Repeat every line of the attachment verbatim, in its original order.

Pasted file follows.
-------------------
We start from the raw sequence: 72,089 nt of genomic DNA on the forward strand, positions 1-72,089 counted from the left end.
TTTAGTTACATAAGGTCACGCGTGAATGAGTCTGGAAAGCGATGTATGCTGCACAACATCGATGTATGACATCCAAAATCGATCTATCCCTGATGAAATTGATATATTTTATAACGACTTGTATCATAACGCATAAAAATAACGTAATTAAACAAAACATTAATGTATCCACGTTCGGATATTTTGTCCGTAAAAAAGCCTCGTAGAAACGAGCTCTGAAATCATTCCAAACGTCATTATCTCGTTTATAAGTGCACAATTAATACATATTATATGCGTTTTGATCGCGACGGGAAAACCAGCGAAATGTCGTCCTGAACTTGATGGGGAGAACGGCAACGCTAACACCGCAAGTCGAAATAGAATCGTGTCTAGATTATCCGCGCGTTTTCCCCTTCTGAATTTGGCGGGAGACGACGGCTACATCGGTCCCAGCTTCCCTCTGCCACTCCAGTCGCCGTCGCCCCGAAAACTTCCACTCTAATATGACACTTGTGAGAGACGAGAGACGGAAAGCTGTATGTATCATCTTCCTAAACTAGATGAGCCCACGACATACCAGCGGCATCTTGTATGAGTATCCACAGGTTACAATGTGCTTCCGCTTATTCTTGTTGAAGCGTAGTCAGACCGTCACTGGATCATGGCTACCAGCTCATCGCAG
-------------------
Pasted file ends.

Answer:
We start from the raw sequence: 72,089 nt of genomic DNA on the forward strand, positions 1-72,089 counted from the left end.
TTTAGTTACATAAGGTCACGCGTGAATGAGTCTGGAAAGCGATGTATGCTGCACAACATCGATGTATGACATCCAAAATCGATCTATCCCTGATGAAATTGATATATTTTATAACGACTTGTATCATAACGCATAAAAATAACGTAATTAAACAAAACATTAATGTATCCACGTTCGGATATTTTGTCCGTAAAAAAGCCTCGTAGAAACGAGCTCTGAAATCATTCCAAACGTCATTATCTCGTTTATAAGTGCACAATTAATACATATTATATGCGTTTTGATCGCGACGGGAAAACCAGCGAAATGTCGTCCTGAACTTGATGGGGAGAACGGCAACGCTAACACCGCAAGTCGAAATAGAATCGTGTCTAGATTATCCGCGCGTTTTCCCCTTCTGAATTTGGCGGGAGACGACGGCTACATCGGTCCCAGCTTCCCTCTGCCACTCCAGTCGCCGTCGCCCCGAAAACTTCCACTCTAATATGACACTTGTGAGAGACGAGAGACGGAAAGCTGTATGTATCATCTTCCTAAACTAGATGAGCCCACGACATACCAGCGGCATCTTGTATGAGTATCCACAGGTTACAATGTGCTTCCGCTTATTCTTGTTGAAGCGTAGTCAGACCGTCACTGGATCATGGCTACCAGCTCATCGCAG